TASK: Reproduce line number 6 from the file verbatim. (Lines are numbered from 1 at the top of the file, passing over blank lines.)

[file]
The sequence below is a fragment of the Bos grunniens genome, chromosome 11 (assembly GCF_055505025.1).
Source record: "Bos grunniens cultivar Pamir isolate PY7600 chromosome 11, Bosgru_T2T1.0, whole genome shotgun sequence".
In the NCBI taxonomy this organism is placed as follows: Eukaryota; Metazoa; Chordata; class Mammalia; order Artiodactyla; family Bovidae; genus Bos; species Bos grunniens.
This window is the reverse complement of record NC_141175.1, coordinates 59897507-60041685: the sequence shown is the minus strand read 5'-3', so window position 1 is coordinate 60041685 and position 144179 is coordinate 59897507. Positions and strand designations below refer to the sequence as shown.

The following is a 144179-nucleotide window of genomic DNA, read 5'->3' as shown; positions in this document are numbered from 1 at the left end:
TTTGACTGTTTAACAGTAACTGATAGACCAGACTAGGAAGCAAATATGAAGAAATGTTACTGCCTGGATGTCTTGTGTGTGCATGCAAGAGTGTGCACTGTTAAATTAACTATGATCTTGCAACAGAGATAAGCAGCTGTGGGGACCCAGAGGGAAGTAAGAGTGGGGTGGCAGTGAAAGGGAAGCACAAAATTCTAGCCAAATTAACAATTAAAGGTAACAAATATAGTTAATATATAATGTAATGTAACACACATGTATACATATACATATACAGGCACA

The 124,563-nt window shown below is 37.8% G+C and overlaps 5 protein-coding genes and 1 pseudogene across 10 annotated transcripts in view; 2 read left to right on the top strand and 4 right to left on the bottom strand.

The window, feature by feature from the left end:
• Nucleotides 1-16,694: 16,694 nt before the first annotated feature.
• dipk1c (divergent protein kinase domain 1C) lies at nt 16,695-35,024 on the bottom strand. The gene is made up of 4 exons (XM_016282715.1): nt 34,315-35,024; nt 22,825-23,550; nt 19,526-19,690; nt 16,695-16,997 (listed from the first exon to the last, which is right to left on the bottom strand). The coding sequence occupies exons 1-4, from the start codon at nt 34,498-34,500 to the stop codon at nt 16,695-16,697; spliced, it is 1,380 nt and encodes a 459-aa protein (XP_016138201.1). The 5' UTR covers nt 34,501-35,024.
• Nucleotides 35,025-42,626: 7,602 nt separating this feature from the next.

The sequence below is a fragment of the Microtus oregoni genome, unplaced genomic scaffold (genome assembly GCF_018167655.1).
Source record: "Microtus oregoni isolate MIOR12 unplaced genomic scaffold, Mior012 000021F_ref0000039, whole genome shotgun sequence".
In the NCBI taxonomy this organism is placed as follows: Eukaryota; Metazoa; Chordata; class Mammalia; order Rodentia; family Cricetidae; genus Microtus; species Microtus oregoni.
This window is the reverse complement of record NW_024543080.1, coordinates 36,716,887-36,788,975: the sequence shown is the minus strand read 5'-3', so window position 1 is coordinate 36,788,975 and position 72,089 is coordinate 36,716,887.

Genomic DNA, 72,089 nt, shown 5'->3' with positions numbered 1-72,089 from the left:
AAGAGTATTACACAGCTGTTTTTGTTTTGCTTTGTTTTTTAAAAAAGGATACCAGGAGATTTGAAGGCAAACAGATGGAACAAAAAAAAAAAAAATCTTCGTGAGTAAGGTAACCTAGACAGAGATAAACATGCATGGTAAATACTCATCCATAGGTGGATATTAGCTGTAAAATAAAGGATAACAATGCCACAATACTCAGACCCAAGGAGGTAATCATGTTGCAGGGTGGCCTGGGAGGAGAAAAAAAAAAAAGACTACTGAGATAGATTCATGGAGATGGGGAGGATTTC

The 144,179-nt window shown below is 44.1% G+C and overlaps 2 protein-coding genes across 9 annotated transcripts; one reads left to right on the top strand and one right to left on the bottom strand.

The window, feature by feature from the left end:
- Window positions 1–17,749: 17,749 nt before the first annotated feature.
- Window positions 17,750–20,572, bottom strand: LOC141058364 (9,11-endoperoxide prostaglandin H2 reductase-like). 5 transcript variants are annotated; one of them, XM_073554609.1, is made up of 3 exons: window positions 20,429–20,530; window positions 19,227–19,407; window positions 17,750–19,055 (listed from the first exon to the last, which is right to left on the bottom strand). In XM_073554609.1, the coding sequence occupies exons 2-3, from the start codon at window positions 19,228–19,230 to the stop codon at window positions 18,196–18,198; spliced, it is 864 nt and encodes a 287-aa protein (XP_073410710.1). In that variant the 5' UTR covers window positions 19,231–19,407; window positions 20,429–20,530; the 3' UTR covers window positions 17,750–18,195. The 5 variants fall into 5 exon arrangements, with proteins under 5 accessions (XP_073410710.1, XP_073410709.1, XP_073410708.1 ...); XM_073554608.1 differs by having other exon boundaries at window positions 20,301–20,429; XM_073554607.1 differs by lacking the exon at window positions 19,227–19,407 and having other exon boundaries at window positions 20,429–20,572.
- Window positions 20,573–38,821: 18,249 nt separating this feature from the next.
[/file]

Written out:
TTTGACTGTTTAACAGTAACTGATAGACCAGACTAGGAAGCAAATATGAAGAAATGTTACTGCCTGGATGTCTTGTGTGTGCATGCAAGAGTGTGCACTGTTAAATTAACTATGATCTTGCAACAGAGATAAGCAGCTGTGGGGACCCAGAGGGAAGTAAGAGTGGGGTGGCAGTGAAAGGGAAGCACAAAATTCTAGCCAAATTAACAATTAAAGGTAACAAATATAGTTAATATATAATGTAATGTAACACACATGTATACATATACATATACAGGCACA